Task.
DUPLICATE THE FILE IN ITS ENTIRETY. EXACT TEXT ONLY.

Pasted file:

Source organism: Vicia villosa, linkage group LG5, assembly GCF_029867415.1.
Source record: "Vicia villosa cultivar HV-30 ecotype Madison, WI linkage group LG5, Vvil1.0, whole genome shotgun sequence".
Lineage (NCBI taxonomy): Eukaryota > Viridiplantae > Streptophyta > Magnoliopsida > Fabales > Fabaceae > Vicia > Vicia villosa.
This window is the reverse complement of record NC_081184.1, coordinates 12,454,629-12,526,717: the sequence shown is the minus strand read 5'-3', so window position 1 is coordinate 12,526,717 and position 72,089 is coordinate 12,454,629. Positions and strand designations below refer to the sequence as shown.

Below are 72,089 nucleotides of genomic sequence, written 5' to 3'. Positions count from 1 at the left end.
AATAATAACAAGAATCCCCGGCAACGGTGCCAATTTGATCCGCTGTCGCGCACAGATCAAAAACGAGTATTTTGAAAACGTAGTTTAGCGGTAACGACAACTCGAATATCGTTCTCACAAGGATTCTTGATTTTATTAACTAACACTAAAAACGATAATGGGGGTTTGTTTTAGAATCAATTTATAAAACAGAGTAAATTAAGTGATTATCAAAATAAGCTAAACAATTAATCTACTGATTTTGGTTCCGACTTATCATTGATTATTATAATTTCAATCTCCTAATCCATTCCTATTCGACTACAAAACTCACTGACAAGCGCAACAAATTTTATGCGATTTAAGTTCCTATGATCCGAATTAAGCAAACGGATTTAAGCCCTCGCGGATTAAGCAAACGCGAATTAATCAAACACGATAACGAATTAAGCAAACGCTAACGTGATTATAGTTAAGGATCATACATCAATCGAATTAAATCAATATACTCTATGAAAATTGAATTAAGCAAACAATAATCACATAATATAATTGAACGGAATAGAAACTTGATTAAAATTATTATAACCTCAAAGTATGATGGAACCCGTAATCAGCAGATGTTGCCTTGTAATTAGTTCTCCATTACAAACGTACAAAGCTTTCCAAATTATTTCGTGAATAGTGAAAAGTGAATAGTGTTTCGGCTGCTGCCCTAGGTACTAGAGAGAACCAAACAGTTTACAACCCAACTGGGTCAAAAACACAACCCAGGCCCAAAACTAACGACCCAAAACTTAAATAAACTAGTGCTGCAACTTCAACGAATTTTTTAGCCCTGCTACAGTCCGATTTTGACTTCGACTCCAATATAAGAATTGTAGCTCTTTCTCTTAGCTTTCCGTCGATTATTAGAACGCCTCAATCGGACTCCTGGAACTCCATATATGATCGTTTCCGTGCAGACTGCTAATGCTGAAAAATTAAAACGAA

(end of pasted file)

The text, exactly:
Source organism: Vicia villosa, linkage group LG5, assembly GCF_029867415.1.
Source record: "Vicia villosa cultivar HV-30 ecotype Madison, WI linkage group LG5, Vvil1.0, whole genome shotgun sequence".
Lineage (NCBI taxonomy): Eukaryota > Viridiplantae > Streptophyta > Magnoliopsida > Fabales > Fabaceae > Vicia > Vicia villosa.
This window is the reverse complement of record NC_081184.1, coordinates 12,454,629-12,526,717: the sequence shown is the minus strand read 5'-3', so window position 1 is coordinate 12,526,717 and position 72,089 is coordinate 12,454,629. Positions and strand designations below refer to the sequence as shown.

Below are 72,089 nucleotides of genomic sequence, written 5' to 3'. Positions count from 1 at the left end.
AATAATAACAAGAATCCCCGGCAACGGTGCCAATTTGATCCGCTGTCGCGCACAGATCAAAAACGAGTATTTTGAAAACGTAGTTTAGCGGTAACGACAACTCGAATATCGTTCTCACAAGGATTCTTGATTTTATTAACTAACACTAAAAACGATAATGGGGGTTTGTTTTAGAATCAATTTATAAAACAGAGTAAATTAAGTGATTATCAAAATAAGCTAAACAATTAATCTACTGATTTTGGTTCCGACTTATCATTGATTATTATAATTTCAATCTCCTAATCCATTCCTATTCGACTACAAAACTCACTGACAAGCGCAACAAATTTTATGCGATTTAAGTTCCTATGATCCGAATTAAGCAAACGGATTTAAGCCCTCGCGGATTAAGCAAACGCGAATTAATCAAACACGATAACGAATTAAGCAAACGCTAACGTGATTATAGTTAAGGATCATACATCAATCGAATTAAATCAATATACTCTATGAAAATTGAATTAAGCAAACAATAATCACATAATATAATTGAACGGAATAGAAACTTGATTAAAATTATTATAACCTCAAAGTATGATGGAACCCGTAATCAGCAGATGTTGCCTTGTAATTAGTTCTCCATTACAAACGTACAAAGCTTTCCAAATTATTTCGTGAATAGTGAAAAGTGAATAGTGTTTCGGCTGCTGCCCTAGGTACTAGAGAGAACCAAACAGTTTACAACCCAACTGGGTCAAAAACACAACCCAGGCCCAAAACTAACGACCCAAAACTTAAATAAACTAGTGCTGCAACTTCAACGAATTTTTTAGCCCTGCTACAGTCCGATTTTGACTTCGACTCCAATATAAGAATTGTAGCTCTTTCTCTTAGCTTTCCGTCGATTATTAGAACGCCTCAATCGGACTCCTGGAACTCCATATATGATCGTTTCCGTGCAGACTGCTAATGCTGAAAAATTAAAACGAA